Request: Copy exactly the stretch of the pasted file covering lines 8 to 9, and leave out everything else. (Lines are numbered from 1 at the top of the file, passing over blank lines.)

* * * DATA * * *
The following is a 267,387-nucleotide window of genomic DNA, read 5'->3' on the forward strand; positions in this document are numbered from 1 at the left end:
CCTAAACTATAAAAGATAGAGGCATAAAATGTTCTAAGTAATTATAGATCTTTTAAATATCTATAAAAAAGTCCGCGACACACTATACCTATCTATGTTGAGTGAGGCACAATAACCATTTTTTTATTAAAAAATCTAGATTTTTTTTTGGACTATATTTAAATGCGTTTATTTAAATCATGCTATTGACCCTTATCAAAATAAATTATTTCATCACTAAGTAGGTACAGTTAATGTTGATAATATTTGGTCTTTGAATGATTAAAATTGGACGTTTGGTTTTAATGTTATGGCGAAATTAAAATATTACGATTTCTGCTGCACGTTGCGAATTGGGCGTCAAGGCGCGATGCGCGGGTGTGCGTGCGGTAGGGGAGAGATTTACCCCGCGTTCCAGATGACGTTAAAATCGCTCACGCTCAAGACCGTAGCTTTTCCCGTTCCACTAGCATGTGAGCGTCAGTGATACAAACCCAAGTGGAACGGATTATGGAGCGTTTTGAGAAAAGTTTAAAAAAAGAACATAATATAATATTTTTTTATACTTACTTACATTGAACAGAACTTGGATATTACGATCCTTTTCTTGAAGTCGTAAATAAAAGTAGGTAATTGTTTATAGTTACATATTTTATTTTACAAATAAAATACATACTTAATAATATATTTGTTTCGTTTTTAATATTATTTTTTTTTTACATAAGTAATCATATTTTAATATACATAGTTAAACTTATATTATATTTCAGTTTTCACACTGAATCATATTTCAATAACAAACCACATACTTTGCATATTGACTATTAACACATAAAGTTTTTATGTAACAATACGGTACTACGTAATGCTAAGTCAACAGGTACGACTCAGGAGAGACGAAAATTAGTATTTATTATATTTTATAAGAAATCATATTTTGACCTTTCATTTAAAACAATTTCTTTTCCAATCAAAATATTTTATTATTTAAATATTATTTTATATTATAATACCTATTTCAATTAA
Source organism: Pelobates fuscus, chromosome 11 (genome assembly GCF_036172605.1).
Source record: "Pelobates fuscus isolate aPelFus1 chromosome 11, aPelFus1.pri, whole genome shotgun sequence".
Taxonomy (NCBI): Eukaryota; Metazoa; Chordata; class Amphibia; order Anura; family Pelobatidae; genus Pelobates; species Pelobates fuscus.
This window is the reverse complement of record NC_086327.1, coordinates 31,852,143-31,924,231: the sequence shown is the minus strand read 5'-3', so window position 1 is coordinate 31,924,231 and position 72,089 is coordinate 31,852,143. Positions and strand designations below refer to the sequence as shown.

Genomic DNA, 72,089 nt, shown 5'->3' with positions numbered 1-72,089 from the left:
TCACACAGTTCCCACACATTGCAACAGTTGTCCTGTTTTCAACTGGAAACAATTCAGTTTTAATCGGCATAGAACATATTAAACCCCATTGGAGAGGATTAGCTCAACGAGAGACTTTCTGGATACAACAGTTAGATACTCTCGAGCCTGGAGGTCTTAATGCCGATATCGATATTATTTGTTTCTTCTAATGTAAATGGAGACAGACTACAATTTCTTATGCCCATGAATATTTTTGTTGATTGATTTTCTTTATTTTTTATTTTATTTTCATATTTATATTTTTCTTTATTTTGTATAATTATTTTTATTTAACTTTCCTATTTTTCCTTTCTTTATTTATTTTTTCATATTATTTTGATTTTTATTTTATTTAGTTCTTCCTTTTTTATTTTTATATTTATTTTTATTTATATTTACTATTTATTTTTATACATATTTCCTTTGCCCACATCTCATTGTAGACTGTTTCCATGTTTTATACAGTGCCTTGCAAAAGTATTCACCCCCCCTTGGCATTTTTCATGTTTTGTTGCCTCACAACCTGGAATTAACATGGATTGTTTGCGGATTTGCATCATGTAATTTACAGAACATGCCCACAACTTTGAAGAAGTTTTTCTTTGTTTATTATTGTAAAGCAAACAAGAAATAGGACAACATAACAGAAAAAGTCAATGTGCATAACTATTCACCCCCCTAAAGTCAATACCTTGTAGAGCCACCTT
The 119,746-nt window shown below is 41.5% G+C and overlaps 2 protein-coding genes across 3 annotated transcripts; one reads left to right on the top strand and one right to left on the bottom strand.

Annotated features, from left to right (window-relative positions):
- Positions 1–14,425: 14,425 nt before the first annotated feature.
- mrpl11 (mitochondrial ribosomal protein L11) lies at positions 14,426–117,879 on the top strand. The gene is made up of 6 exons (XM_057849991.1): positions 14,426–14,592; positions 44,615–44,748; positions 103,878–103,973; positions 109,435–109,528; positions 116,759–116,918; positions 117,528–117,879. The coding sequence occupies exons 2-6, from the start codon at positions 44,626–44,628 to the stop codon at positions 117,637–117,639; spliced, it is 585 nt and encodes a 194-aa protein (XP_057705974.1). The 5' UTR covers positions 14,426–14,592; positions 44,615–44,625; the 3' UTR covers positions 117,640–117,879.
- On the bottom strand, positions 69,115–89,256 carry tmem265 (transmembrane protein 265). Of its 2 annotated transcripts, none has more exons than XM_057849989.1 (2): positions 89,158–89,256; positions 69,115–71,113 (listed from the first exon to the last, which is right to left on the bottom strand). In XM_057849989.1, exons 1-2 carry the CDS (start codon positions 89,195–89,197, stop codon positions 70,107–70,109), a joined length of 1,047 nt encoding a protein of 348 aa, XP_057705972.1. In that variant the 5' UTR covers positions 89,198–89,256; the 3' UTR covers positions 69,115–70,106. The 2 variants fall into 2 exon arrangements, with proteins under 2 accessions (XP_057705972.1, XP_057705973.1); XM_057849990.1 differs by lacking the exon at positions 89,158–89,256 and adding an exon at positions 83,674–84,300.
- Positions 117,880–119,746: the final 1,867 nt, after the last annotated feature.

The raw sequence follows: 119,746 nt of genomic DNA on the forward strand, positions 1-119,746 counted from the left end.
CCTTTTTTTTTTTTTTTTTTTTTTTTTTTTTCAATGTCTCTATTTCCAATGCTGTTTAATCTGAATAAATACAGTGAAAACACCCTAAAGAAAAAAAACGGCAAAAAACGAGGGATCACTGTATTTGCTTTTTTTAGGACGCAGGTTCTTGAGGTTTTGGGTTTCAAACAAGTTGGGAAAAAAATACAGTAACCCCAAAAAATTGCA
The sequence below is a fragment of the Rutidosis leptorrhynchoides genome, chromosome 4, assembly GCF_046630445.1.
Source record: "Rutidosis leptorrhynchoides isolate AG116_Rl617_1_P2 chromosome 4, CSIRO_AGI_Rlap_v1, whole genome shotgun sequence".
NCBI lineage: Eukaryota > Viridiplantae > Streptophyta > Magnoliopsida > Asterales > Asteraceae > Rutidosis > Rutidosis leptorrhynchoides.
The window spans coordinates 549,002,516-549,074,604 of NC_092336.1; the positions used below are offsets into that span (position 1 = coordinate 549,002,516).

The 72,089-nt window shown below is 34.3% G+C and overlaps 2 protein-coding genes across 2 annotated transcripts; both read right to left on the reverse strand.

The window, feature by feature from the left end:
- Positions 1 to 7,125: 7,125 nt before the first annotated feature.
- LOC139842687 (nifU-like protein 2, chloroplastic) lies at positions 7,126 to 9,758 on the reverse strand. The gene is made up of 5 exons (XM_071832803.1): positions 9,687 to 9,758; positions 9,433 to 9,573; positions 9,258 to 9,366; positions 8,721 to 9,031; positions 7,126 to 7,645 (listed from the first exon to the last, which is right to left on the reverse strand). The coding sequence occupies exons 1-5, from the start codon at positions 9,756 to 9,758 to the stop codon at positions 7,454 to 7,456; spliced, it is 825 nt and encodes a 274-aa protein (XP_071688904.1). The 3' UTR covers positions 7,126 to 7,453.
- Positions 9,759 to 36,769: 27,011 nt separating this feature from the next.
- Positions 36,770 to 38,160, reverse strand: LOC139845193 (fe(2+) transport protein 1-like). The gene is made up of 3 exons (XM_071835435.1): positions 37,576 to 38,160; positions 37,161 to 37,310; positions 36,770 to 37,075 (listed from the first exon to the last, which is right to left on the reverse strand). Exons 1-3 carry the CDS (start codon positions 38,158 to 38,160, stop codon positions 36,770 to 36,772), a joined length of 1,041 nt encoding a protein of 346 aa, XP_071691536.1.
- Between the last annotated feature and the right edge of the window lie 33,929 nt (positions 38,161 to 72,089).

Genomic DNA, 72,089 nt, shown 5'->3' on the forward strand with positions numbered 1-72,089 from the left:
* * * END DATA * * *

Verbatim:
TCACACAGTTCCCACACATTGCAACAGTTGTCCTGTTTTCAACTGGAAACAATTCAGTTTTAATCGGCATAGAACATATTAAACCCCATTGGAGAGGATTAGCTCAACGAGAGACTTTCTGGATACAACAGTTAGATACTCTCGAGCCTGGAGGTCTTAATGCCGATATCGATATTATTTGTTTCTTCTAATGTAAATGGAGACAGACTACAATTTCTTATGCCCATGAATATTTTTGTTGATTGATTTTCTTTATTTTTTATTTTATTTTCATATTTATATTTTTCTTTATTTTGTATAATTATTTTTATTTAACTTTCCTATTTTTCCTTTCTTTATTTATTTTTTCATATTATTTTGATTTTTATTTTATTTAGTTCTTCCTTTTTTATTTTTATATTTATTTTTATTTATATTTACTATTTATTTTTATACATATTTCCTTTGCCCACATCTCATTGTAGACTGTTTCCATGTTTTATACAGTGCCTTGCAAAAGTATTCACCCCCCCTTGGCATTTTTCATGTTTTGTTGCCTCACAACCTGGAATTAACATGGATTGTTTGCGGATTTGCATCATGTAATTTACAGAACATGCCCACAACTTTGAAGAAGTTTTTCTTTGTTTATTATTGTAAAGCAAACAAGAAATAGGACAACATAACAGAAAAAGTCAATGTGCATAACTATTCACCCCCCTAAAGTCAATACCTTGTAGAGCCACCTT
The 119,746-nt window shown below is 41.5% G+C and overlaps 2 protein-coding genes across 3 annotated transcripts; one reads left to right on the top strand and one right to left on the bottom strand.